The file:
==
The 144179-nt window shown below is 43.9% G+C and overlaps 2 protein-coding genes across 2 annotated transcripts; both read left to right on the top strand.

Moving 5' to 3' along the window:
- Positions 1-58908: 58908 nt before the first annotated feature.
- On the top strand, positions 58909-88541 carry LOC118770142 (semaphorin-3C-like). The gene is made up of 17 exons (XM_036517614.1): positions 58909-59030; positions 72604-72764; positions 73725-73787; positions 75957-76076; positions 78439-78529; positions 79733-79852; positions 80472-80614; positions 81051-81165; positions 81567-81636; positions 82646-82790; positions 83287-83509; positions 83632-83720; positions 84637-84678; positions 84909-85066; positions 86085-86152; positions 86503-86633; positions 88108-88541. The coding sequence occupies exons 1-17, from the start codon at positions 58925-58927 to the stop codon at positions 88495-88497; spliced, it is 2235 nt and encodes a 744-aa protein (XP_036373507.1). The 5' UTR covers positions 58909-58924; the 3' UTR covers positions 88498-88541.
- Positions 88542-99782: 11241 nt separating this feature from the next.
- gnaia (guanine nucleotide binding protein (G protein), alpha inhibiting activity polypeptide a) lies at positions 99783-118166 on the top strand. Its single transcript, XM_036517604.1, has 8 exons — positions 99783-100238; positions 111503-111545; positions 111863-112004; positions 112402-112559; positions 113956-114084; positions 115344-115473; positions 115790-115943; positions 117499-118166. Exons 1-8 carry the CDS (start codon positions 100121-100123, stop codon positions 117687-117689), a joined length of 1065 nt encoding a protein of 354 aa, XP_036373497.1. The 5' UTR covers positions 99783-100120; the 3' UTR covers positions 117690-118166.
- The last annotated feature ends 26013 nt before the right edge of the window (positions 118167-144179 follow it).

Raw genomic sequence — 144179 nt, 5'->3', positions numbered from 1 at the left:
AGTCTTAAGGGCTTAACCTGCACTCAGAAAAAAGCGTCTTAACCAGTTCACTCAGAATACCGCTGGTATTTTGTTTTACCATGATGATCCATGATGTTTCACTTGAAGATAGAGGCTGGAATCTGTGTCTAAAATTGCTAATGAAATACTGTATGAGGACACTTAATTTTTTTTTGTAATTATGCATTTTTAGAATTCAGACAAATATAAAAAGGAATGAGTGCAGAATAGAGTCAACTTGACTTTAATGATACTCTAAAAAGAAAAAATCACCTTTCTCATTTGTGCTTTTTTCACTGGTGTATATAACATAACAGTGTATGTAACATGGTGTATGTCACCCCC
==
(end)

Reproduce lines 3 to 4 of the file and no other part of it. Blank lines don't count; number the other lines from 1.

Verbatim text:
- Positions 1-58908: 58908 nt before the first annotated feature.
- On the top strand, positions 58909-88541 carry LOC118770142 (semaphorin-3C-like). The gene is made up of 17 exons (XM_036517614.1): positions 58909-59030; positions 72604-72764; positions 73725-73787; positions 75957-76076; positions 78439-78529; positions 79733-79852; positions 80472-80614; positions 81051-81165; positions 81567-81636; positions 82646-82790; positions 83287-83509; positions 83632-83720; positions 84637-84678; positions 84909-85066; positions 86085-86152; positions 86503-86633; positions 88108-88541. The coding sequence occupies exons 1-17, from the start codon at positions 58925-58927 to the stop codon at positions 88495-88497; spliced, it is 2235 nt and encodes a 744-aa protein (XP_036373507.1). The 5' UTR covers positions 58909-58924; the 3' UTR covers positions 88498-88541.